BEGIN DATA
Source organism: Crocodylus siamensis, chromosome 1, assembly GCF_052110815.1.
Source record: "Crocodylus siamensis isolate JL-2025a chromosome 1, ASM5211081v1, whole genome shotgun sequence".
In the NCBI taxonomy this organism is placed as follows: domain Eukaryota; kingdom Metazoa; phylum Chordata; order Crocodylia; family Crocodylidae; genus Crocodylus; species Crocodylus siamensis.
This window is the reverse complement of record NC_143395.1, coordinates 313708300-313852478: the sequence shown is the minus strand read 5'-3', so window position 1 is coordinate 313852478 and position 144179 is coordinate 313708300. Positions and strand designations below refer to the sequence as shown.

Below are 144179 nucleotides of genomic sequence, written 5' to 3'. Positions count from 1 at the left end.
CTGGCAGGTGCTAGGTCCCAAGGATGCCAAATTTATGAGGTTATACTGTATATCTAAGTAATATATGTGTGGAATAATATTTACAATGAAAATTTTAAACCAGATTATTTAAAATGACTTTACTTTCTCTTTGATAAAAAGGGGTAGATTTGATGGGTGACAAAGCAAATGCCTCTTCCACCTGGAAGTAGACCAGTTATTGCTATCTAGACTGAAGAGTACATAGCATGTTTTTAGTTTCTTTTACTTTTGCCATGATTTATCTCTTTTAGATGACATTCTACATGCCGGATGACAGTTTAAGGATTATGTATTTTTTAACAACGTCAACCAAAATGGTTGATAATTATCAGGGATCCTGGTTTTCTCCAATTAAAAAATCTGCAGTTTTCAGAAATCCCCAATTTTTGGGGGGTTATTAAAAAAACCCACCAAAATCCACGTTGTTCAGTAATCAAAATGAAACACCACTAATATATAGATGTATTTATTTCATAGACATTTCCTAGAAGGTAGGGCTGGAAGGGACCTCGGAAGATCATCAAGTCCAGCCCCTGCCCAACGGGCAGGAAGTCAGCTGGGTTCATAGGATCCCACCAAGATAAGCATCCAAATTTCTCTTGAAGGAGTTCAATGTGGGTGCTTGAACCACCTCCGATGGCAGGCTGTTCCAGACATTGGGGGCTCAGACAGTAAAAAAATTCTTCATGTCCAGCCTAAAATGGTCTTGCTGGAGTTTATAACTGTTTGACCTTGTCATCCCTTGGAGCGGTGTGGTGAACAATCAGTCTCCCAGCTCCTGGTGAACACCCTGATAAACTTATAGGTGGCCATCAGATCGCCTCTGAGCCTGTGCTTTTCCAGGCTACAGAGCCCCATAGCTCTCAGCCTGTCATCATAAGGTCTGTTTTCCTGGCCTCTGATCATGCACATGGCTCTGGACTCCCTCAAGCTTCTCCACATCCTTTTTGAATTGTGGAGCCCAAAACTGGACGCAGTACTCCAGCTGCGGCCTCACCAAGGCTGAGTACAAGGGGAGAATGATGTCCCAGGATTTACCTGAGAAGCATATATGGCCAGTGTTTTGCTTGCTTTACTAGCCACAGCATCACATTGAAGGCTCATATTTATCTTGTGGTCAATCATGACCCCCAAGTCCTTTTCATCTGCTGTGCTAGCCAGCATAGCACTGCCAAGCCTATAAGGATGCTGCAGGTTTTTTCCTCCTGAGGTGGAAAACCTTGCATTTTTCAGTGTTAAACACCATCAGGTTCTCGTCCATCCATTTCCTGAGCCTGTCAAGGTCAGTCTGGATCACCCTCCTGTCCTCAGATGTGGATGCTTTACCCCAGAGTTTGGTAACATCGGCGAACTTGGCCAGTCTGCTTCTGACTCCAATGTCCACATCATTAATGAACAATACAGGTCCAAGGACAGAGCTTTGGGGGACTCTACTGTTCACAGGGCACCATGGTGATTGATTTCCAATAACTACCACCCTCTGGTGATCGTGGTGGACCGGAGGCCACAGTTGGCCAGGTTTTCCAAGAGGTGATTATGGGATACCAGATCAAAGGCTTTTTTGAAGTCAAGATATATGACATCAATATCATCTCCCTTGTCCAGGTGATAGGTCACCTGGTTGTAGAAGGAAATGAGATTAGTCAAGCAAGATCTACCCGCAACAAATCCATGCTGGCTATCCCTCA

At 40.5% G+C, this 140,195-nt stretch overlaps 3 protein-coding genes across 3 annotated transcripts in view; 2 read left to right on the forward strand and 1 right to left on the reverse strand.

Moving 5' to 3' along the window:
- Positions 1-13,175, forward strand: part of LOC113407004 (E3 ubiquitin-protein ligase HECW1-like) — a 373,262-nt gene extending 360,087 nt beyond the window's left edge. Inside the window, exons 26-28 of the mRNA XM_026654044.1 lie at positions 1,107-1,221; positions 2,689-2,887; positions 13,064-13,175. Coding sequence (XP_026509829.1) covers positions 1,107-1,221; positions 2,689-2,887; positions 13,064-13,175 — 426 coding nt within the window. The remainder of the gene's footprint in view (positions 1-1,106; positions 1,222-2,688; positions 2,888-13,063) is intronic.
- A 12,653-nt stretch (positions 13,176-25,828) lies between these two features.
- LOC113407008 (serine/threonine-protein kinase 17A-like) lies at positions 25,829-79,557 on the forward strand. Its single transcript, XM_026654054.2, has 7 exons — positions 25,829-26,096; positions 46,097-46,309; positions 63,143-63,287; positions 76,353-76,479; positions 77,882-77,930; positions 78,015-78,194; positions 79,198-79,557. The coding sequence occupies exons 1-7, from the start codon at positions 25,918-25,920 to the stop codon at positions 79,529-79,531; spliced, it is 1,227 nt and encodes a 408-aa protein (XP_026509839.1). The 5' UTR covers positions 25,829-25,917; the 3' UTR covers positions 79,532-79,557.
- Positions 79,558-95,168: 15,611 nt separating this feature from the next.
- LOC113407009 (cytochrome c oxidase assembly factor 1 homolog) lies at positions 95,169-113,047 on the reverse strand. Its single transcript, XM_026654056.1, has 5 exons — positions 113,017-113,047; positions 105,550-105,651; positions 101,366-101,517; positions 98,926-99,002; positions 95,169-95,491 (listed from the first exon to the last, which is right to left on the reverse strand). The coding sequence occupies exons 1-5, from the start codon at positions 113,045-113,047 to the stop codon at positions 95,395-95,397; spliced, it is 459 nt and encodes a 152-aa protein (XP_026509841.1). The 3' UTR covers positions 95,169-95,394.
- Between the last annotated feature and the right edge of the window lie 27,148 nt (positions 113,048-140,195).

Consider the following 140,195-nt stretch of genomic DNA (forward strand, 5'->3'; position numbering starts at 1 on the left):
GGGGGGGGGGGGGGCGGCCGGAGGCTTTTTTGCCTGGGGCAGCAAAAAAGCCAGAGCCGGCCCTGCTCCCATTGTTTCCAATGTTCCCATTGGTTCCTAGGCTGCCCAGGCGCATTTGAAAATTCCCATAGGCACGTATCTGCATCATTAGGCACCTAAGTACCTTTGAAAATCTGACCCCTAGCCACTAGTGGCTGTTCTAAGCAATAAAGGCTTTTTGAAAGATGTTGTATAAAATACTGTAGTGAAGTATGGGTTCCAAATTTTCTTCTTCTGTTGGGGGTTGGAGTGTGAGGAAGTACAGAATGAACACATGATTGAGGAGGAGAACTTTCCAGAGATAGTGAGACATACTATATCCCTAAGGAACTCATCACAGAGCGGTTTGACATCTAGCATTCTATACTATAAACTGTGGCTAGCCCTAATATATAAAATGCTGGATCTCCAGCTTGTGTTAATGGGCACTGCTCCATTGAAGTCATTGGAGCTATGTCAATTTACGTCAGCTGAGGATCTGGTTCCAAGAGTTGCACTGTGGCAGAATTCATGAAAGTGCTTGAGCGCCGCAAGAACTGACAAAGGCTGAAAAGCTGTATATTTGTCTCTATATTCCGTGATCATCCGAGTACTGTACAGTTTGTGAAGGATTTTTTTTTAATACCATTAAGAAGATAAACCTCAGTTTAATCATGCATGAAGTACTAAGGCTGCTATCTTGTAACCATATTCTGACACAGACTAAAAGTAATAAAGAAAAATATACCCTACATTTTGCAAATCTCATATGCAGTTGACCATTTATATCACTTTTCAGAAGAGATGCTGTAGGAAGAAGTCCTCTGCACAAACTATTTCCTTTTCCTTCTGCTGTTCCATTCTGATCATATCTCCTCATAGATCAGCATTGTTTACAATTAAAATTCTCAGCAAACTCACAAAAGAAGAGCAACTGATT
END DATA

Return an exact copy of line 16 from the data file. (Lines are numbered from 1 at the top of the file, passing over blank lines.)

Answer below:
GGGGGGGGGGGGGGCGGCCGGAGGCTTTTTTGCCTGGGGCAGCAAAAAAGCCAGAGCCGGCCCTGCTCCCATTGTTTCCAATGTTCCCATTGGTTCCTAGGCTGCCCAGGCGCATTTGAAAATTCCCATAGGCACGTATCTGCATCATTAGGCACCTAAGTACCTTTGAAAATCTGACCCCTAGCCACTAGTGGCTGTTCTAAGCAATAAAGGCTTTTTGAAAGATGTTGTATAAAATACTGTAGTGAAGTATGGGTTCCAAATTTTCTTCTTCTGTTGGGGGTTGGAGTGTGAGGAAGTACAGAATGAACACATGATTGAGGAGGAGAACTTTCCAGAGATAGTGAGACATACTATATCCCTAAGGAACTCATCACAGAGCGGTTTGACATCTAGCATTCTATACTATAAACTGTGGCTAGCCCTAATATATAAAATGCTGGATCTCCAGCTTGTGTTAATGGGCACTGCTCCATTGAAGTCATTGGAGCTATGTCAATTTACGTCAGCTGAGGATCTGGTTCCAAGAGTTGCACTGTGGCAGAATTCATGAAAGTGCTTGAGCGCCGCAAGAACTGACAAAGGCTGAAAAGCTGTATATTTGTCTCTATATTCCGTGATCATCCGAGTACTGTACAGTTTGTGAAGGATTTTTTTTTAATACCATTAAGAAGATAAACCTCAGTTTAATCATGCATGAAGTACTAAGGCTGCTATCTTGTAACCATATTCTGACACAGACTAAAAGTAATAAAGAAAAATATACCCTACATTTTGCAAATCTCATATGCAGTTGACCATTTATATCACTTTTCAGAAGAGATGCTGTAGGAAGAAGTCCTCTGCACAAACTATTTCCTTTTCCTTCTGCTGTTCCATTCTGATCATATCTCCTCATAGATCAGCATTGTTTACAATTAAAATTCTCAGCAAACTCACAAAAGAAGAGCAACTGATT